Expand description

An abstraction presenting as a durable time-varying collection (aka shard)

Persist

Persist is an implementation detail of STORAGE. Its “public” API is used only by STORAGE and code outside of STORAGE should be talking to STORAGE, not persist. However, having this strong API boundary between the two allows for the two teams to execute independently.

Persist’s primary abstraction is a “shard”, which is a durable and definite Time-Varying Collection (TVC). Persist requires that the collection’s “data” is key-value structured (a () unit value is fine) but otherwise allows the key, value, time, and diff to be abstract in terms of the Codec and Codec64 encode/decode traits. As a result, persist is independent of Materialize’s internal data formats: Row etc.

Along with talking to the outside world, STORAGE pilots persist shards around to present a “STORAGE collection”, which is a durable TVC that handles reshardings and version upgrades. A persist shard is exactly a storage shard and they can be used interchangeably.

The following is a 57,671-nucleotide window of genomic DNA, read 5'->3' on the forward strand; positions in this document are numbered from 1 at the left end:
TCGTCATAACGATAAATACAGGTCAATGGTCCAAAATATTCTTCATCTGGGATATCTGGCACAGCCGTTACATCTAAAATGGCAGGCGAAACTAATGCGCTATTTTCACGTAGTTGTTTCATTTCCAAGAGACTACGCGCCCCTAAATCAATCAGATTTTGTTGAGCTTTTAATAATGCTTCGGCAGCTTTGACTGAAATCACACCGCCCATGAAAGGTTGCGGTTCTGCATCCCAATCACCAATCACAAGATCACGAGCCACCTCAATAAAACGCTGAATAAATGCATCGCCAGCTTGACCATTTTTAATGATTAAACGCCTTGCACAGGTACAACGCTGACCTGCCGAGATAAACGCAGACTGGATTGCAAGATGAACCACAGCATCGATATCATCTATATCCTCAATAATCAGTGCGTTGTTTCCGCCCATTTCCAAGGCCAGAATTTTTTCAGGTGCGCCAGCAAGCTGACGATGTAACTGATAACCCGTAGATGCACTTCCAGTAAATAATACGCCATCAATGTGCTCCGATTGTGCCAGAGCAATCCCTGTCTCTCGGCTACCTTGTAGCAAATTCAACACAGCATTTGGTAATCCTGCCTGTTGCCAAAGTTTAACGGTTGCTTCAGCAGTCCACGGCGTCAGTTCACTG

More details available in the persist design doc.

FAQ: What is persist’s throughput?

In general, with proper usage and hardware (and once we finish tuning), persist should be able to saturate 75% or more of the available network bandwidth on both writes and reads.

Experimentally, the s3_pg configuration has sustained 64 MiB/s of goodput for 10+ hours in an open loop benchmark. This is nowhere near our max, but should easily be sufficient for M1. TODO: Add numbers under contention.

cargo run -p mz-persist-client --bin persist_open_loop_benchmark --blob_uri=... --consensus_uri=...

FAQ: What is persist’s latency?